Brewed Western-style in a ceramic tea pot. Steeping times: 3 minutes, 5 minutes.
Leaf: Similar to #1. Very short, a couple centimeters long. Medium browns with spots of yellow gold.
Dry aroma: different kinds of jams (red fruits), mahogany
Wet aroma: muscatel
Liquor: deep gold, medium-bodied-bodied, flavorful
First infusion – Very fruity, with a lingering apricot aftertaste.
Second infusion – Resembles a leafhopper oolong. Stonefruit-like and tangy.
Brewed Western-style in a ceramic tea pot. Steeping times: 4 minutes, 8 minutes.
Leaf: very short, a couple centimeters long. Medium browns with spots of yellow gold.
Dry aroma: spring flowers (hycacinths)
Wet aroma: fruity
Liquor: Full-bodied, clear.
First infusion – Muscatel, which stays and becomes stronger in the aftertaste.
Second infusion – Melon-like flavor. Esp. Cantaloupe.
Brewed in a glass test tube steeper. Steeping times: 20 seconds, 30, 45, 60, 120.
Complex aroma, changing as the leaves air. Dry leaf: malt, bread, sweet potatoes. After staying for thirty seconds in the heated steeper, still dry, pure fudge. Wet leaf: chocolate fudge cake, returning to sweet potatoes.
Amber-colored liquor, on the lighter side for a Chinese black tea. Clear, with the exception of fuzzies. Full-bodied.
The first infusion yields notes of sweet potatoes and malt. Quite light in flavor and thinly textured, though – the leaves would have needed to steep more. The ball gets rolling in the second infusion – thicker texture, with chocolately flavors – but the third infusion is the high point of the session. There was even more chocolate, followed by smoky sugar, then grains, and, lastly, sweet potatoes cooked on fire. All at once, though easy to pick out separately.
After a two-hour break, the fourth infusion tasted of sweet potatoes. The final was very smokey (not any kind in particular).
Brewed Western-style in a ceramic teapot.
A palatable, every day shou, especially for a beginner. I recommend letting it steep only once, for 10 minutes. The leaf doesn’t yield much flavor in the second infusion, following a 6 minute steeping. This way, the broth has as much flavor as it can have. The color is very dark brown, like coffee. Has a one-dimensional flavor profile, but delicious: cream of mushroom. Very mushroom. No qi effects, but it is soothing on the tongue. The dry leaf aroma is very earthy; wet leaf aroma, damp wood.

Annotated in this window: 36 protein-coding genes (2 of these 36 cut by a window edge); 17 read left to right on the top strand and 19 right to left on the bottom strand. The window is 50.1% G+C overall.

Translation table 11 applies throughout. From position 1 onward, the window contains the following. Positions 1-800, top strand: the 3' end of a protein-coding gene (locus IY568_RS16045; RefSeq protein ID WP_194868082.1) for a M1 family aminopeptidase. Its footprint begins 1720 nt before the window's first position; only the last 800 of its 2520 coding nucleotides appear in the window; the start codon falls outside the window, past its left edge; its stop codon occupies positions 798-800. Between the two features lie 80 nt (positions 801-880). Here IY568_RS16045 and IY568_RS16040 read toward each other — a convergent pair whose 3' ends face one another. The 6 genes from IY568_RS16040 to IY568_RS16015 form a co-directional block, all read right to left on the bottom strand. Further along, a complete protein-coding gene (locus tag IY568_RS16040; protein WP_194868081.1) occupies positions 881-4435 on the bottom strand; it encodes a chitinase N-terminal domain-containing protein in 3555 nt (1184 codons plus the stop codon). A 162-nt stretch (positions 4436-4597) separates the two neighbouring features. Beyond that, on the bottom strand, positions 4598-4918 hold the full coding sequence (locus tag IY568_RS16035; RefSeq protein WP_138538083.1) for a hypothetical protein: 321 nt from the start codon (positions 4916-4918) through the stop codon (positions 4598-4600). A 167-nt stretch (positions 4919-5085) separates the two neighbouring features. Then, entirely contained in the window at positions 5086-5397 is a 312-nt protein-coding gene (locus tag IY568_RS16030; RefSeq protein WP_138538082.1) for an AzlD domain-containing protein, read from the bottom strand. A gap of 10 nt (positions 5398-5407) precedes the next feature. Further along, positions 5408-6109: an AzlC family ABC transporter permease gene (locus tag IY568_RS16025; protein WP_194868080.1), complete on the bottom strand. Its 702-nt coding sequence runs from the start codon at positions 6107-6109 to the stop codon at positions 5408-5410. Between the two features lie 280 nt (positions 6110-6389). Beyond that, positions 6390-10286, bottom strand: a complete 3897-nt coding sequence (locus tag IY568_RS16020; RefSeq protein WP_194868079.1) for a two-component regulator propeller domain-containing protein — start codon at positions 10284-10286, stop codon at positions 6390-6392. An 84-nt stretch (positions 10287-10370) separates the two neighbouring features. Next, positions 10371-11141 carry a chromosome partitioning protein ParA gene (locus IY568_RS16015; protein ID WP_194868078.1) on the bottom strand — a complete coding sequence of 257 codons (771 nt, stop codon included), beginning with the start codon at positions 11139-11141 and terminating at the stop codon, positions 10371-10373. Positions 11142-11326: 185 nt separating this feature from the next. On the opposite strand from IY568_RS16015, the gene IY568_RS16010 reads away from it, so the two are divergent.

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Brewed with a test tube steeper. No rinse as recommended. Steeping times: 40, 50, 60, 75, 90, 180.
Such a wonderful aroma. The dry leaf smells of malt and wood, and the wet leaf of sweet potatoes and a little hot fudge. I started craving sweet potatoes… The liquor is amber-colored, mostly clear (fuzzies from the leaves), creamy-textured, and full-bodied. Depending on my mood, the flavor profile switches back and forth between pine and dark chocolate. Always sweet, if on the woody/malty side, but never bitter or to woody. There is a sweet cinnamon aftertaste. Cozy feel, seems to be best for late autumn or a cold, rainy spring day.
Last one from the Sheng and Shou TTB. This is the loose leaf version, but I didn’t want to create a new “tea” for this note.
Brewed gongfu-style with a ceramic gaiwan. Used enough leaf to fill half the gaiwan. 10 second rinse. Steeping times: 5, 8, 12, 15, 20, 30, 60, 90, 120.
Despite being an autumn sheng, spring is in the dry leaf, which smells of flowers, notably hyacinths, and a newly mowed lawn. The wet leaf aroma reminds me of leafhopper oolongs. Purely stonefruit after the rinse, and then i becomes richly jam-like.
The liquor is a clear pale gold. Slightly thick texture. Light-bodied. Bright personality. Uplifting yet calming feel. The first couple infusions resemble white tea. Airy feel, tastes of field grass. Beginning with the third infusion, this becomes more sheng-like – sweet grass and asparagus notes appear. Infusions eight and nine are fruitier, very fruity. Plum lingers in the mouth long after the very last sip.
The dry leaf is something to admire. I think this is my first sheng in which the leaves are so long, unbroken and full. They’re also lovely in color and texture.